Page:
Palermo is fast, brash, filthy and – at times – insane. Exotic Arabic cupolas float above exuberant Baroque facades, high-fashion shops compete with raffish street-markets, and walls of graffitied municipal cement abut the crumbling shells of collapsing palazzi sprouting clusters of prickly pear. Add to this a constant soundtrack of sputtering, swirling traffic, and some of the most anarchic driving in Europe, and you’ll quickly see that this is not a city for the faint-hearted. With Sicily’s greatest concentration of sights, and the biggest historic centre in Italy bar Rome, Palermo is a complex, multilayered city that can easily feel overwhelming if you try to do or see too much. The best thing to do here is just to wander as the fancy takes you, sifting through the city’s jumbled layers of crumbling architecture, along deserted back-alleys, then suddenly emerging in the midst of an ebullient street-market. If you only have a day, select an area (La Kalsa, with its two museums, for example, or the sprawling markets of Ballarò or Capo), and explore: have a couple of target sights in mind by all means, but don’t neglect to wander up any particular alley or street that takes your interest. If, on the other hand, you want to see all the major sights and leave time to explore the labyrinthine historical centre at random, allow at least four days in cool weather. In summer, Palermo is far too hot to be comfortable between noon and around 5pm, so avoid it or schedule in a leisurely lunch and siesta.

The essential sights are pretty central and easy to cover on foot. Paramount are the hybrid Cattedrale and nearby Palazzo dei Normanni (Royal Palace); the glorious Norman churches of La Martorana and San Giovanni degli Eremiti; the Baroque San Giuseppe dei Teatini and Santa Caterina; and first-class museums of art and archeology.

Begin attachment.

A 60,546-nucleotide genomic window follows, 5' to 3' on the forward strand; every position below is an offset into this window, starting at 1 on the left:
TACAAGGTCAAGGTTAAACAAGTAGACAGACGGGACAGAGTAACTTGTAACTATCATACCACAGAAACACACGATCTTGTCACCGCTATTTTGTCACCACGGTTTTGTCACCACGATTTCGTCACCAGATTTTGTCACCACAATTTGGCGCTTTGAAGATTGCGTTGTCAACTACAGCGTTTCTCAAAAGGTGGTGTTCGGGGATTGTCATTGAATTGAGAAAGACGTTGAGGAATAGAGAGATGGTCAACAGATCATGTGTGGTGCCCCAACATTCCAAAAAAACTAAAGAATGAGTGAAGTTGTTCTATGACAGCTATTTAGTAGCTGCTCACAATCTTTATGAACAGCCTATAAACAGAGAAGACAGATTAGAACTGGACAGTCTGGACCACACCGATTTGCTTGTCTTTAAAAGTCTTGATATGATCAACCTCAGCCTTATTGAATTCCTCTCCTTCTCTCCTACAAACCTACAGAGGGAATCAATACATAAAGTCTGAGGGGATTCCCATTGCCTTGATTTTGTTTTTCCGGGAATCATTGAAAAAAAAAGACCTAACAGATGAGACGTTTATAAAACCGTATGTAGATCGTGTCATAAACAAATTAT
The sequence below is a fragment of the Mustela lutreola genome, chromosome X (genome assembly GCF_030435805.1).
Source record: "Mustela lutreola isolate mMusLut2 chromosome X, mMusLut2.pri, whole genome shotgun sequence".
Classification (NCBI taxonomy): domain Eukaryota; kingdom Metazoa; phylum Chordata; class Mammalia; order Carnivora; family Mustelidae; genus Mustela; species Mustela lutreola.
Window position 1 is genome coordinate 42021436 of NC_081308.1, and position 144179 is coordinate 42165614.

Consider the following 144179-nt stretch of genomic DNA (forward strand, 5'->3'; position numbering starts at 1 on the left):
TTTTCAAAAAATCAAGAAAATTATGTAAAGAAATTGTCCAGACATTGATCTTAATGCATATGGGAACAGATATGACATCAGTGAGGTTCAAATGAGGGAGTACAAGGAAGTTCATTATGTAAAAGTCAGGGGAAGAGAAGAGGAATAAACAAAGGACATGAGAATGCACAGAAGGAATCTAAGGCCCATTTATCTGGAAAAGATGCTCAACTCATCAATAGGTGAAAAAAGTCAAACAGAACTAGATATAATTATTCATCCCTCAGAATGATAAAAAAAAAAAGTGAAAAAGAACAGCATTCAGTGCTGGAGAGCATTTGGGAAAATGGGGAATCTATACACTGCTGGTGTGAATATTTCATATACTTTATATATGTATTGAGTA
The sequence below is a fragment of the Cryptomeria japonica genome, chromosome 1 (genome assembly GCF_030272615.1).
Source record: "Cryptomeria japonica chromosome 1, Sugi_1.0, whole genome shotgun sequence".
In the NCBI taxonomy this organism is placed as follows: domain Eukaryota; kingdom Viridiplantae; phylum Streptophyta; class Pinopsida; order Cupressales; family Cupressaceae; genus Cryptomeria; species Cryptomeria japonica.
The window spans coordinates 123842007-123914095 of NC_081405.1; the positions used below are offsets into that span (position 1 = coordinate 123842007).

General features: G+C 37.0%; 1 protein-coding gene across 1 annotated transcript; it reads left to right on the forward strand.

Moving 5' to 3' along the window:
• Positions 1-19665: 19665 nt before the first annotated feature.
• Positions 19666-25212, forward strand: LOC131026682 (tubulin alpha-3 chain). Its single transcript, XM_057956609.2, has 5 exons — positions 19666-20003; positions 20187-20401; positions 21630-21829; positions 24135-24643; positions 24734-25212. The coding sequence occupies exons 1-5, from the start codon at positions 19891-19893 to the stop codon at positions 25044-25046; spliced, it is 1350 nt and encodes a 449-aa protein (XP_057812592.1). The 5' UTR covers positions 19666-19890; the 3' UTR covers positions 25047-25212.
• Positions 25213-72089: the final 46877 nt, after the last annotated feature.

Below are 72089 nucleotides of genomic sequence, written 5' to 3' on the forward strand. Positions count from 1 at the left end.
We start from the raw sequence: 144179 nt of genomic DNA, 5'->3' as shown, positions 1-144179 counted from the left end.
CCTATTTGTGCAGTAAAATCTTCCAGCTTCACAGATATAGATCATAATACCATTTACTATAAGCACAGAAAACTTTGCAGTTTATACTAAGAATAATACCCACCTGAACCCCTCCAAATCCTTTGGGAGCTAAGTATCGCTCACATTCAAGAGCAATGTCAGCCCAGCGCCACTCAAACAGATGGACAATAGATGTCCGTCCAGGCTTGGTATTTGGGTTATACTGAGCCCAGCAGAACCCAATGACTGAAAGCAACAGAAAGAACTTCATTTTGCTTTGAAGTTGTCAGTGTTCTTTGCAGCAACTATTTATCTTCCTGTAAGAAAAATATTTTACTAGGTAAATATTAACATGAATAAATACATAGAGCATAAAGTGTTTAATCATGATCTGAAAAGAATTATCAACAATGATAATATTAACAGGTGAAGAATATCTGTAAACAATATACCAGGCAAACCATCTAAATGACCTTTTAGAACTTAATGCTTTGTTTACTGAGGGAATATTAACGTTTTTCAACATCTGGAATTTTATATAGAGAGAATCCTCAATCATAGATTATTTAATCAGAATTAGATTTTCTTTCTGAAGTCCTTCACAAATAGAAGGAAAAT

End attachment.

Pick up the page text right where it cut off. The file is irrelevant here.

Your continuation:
If the urban grit and grime become overwhelming, head to the famous medieval cathedral of Monreale, or take a ferry or hydrofoil to the tiny volcanic island of Ustica, 60km northwest.

Brief history

Occupying a superb position in a wide bay beneath the limestone bulk of Monte Pellegrino, Palermo was originally a Phoenician, then a Carthaginian colony. Its mercantile and strategic attractions were obvious, and under Saracen and Norman rule in the ninth to twelfth centuries it became the greatest city in Europe, famed both for the wealth of its court, and as an intellectual and cultural melting-pot that brought together the best of Western and Arabic thought. There are plenty of relics from this era, but it’s the rebuilding of the sixteenth and seventeenth centuries that really shaped the city centre. In the nineteenth century, wealthy Palermitani began to shun the centre for the elegant suburbs of new “European” boulevards and avenues to the north of Piazza Politeama, which still retain some fine Art Nouveau buildings.

During World War II Allied bombs destroyed much of the port area and the medieval centre (including seventy churches), and for decades much of central Palermo remained a ramshackle bombsite. It is only recently that funds from Rome and the EU have united with political willpower to kickstart the regeneration of the historic centre, though as hundreds of abandoned buildings still testify, there is still a way to go.

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